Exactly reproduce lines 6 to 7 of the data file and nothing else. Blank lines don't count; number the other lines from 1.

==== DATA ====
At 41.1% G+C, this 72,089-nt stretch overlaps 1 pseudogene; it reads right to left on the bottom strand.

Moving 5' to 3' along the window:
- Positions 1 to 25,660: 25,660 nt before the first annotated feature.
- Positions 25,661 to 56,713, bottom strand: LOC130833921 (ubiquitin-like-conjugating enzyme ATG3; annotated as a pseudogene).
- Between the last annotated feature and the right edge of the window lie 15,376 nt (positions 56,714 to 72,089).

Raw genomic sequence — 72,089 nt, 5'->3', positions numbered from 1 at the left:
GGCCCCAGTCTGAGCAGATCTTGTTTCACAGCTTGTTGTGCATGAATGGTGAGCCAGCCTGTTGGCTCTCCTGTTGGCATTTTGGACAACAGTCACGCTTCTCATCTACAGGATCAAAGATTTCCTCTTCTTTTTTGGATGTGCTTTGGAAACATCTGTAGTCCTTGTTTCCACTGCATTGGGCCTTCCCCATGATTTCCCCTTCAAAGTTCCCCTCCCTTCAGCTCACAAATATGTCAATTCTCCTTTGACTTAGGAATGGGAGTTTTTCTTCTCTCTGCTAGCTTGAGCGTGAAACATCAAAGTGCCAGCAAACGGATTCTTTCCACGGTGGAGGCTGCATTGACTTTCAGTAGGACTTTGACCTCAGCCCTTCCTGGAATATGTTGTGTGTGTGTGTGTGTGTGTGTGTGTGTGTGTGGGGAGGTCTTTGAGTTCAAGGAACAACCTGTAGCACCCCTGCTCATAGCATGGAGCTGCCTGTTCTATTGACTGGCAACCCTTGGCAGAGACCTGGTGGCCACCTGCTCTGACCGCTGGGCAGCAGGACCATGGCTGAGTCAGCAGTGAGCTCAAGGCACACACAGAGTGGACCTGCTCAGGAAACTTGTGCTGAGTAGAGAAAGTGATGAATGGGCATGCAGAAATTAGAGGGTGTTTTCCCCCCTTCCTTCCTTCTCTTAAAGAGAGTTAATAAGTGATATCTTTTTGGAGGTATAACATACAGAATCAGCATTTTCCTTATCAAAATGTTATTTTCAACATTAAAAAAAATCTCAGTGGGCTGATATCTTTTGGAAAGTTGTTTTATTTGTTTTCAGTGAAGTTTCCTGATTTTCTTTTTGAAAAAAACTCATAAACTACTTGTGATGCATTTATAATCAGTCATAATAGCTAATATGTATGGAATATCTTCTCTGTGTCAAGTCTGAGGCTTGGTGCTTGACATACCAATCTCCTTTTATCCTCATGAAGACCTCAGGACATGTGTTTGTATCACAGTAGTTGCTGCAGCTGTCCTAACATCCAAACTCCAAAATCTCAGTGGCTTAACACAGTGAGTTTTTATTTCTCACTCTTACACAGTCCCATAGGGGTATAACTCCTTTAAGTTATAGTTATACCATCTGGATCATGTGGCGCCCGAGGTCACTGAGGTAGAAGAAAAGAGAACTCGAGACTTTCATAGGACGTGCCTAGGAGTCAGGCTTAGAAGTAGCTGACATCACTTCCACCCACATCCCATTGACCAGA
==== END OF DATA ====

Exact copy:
Raw genomic sequence — 72,089 nt, 5'->3', positions numbered from 1 at the left:
GGCCCCAGTCTGAGCAGATCTTGTTTCACAGCTTGTTGTGCATGAATGGTGAGCCAGCCTGTTGGCTCTCCTGTTGGCATTTTGGACAACAGTCACGCTTCTCATCTACAGGATCAAAGATTTCCTCTTCTTTTTTGGATGTGCTTTGGAAACATCTGTAGTCCTTGTTTCCACTGCATTGGGCCTTCCCCATGATTTCCCCTTCAAAGTTCCCCTCCCTTCAGCTCACAAATATGTCAATTCTCCTTTGACTTAGGAATGGGAGTTTTTCTTCTCTCTGCTAGCTTGAGCGTGAAACATCAAAGTGCCAGCAAACGGATTCTTTCCACGGTGGAGGCTGCATTGACTTTCAGTAGGACTTTGACCTCAGCCCTTCCTGGAATATGTTGTGTGTGTGTGTGTGTGTGTGTGTGTGTGTGTGGGGAGGTCTTTGAGTTCAAGGAACAACCTGTAGCACCCCTGCTCATAGCATGGAGCTGCCTGTTCTATTGACTGGCAACCCTTGGCAGAGACCTGGTGGCCACCTGCTCTGACCGCTGGGCAGCAGGACCATGGCTGAGTCAGCAGTGAGCTCAAGGCACACACAGAGTGGACCTGCTCAGGAAACTTGTGCTGAGTAGAGAAAGTGATGAATGGGCATGCAGAAATTAGAGGGTGTTTTCCCCCCTTCCTTCCTTCTCTTAAAGAGAGTTAATAAGTGATATCTTTTTGGAGGTATAACATACAGAATCAGCATTTTCCTTATCAAAATGTTATTTTCAACATTAAAAAAAATCTCAGTGGGCTGATATCTTTTGGAAAGTTGTTTTATTTGTTTTCAGTGAAGTTTCCTGATTTTCTTTTTGAAAAAAACTCATAAACTACTTGTGATGCATTTATAATCAGTCATAATAGCTAATATGTATGGAATATCTTCTCTGTGTCAAGTCTGAGGCTTGGTGCTTGACATACCAATCTCCTTTTATCCTCATGAAGACCTCAGGACATGTGTTTGTATCACAGTAGTTGCTGCAGCTGTCCTAACATCCAAACTCCAAAATCTCAGTGGCTTAACACAGTGAGTTTTTATTTCTCACTCTTACACAGTCCCATAGGGGTATAACTCCTTTAAGTTATAGTTATACCATCTGGATCATGTGGCGCCCGAGGTCACTGAGGTAGAAGAAAAGAGAACTCGAGACTTTCATAGGACGTGCCTAGGAGTCAGGCTTAGAAGTAGCTGACATCACTTCCACCCACATCCCATTGACCAGA